I have seen several objections to the story, but Ceci and Williams have answers to all of them.

Objection 1: The respondents to the study surmised that they were being tested for sexism and over-corrected.

Answer: They asked respondents to guess what the purpose of the experiment was, and nobody could.

Objection 2: The study overlooks discrimination at other career stages.

Answer: Yes, but it was targeting a specific stage in one's career, being hired.

Objection 3: But, sexism!

Answer: Yes, women are underrepresented in STEM fields. This underrepresentation, however, is not the result of explicit discrimination in hiring.

Objection 4: The women who survive graduate school are superstars, having survived a hostile sexist environment. There is still discrimination against mediocre women.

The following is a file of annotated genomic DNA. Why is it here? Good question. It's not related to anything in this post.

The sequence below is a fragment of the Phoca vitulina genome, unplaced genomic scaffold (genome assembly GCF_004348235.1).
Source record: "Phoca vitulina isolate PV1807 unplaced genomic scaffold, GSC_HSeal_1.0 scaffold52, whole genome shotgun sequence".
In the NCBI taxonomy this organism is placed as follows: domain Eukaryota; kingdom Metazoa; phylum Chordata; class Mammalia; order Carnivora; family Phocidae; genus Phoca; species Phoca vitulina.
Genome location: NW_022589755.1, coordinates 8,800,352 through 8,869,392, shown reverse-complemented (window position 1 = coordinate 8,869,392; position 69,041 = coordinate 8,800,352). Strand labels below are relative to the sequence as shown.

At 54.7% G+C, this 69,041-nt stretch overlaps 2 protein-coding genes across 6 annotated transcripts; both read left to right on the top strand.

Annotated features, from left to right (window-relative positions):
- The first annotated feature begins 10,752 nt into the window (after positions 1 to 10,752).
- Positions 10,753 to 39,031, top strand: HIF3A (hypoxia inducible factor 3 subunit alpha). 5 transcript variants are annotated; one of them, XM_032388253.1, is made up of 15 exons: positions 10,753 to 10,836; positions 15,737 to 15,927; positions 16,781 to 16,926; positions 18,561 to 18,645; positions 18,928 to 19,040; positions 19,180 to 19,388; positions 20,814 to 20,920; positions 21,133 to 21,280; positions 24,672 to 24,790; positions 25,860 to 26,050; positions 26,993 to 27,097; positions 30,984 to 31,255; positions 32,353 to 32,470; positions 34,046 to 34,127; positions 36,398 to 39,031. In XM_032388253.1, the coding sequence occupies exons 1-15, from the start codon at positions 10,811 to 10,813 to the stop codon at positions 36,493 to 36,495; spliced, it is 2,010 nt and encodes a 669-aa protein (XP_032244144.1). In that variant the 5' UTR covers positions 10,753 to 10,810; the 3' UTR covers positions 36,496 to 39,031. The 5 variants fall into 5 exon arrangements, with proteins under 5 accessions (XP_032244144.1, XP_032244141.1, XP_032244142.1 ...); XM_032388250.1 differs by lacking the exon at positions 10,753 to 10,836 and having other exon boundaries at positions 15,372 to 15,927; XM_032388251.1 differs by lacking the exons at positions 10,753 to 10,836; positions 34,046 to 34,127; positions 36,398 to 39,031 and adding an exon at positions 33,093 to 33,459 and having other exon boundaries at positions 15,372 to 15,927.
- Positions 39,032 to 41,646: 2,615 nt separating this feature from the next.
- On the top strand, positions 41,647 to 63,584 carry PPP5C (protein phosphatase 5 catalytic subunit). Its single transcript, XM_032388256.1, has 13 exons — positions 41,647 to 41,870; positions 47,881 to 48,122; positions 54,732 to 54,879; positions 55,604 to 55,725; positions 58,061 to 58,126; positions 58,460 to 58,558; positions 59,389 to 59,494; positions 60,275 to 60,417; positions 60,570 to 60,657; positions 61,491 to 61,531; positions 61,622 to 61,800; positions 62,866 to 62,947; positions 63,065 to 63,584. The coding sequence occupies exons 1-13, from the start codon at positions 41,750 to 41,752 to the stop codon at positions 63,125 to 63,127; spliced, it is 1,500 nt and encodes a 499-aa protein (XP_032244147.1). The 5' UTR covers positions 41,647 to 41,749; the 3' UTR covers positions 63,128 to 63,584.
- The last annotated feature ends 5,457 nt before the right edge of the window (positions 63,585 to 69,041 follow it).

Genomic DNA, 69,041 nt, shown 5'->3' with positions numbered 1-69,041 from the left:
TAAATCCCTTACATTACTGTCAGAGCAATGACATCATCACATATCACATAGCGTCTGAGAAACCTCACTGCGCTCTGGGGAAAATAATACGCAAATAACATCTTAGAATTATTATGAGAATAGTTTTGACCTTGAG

Answer: Maybe so, but if the women coming up are really superior, wouldn't that create an expectation that women are going to be better, on average? [This is my answer, not that of Ceci and Williams). That could explain the bias against men. On a search committee, I would look to the 20% of my applicants who are female rather than the 80% that are males, because it is more likely that I will find truly excellent candidates there. I don't understand the "discrimination against the mediocre" argument. Presumably a university wants to hire a power-house.

The main reason women are underrepresented is math, according to a study don at my own university. The more emphasis on math, the more attractive it is to boys who have great math skills and are weaker in verbal ability.

Tuesday, July 21, 2015

Riding / Piera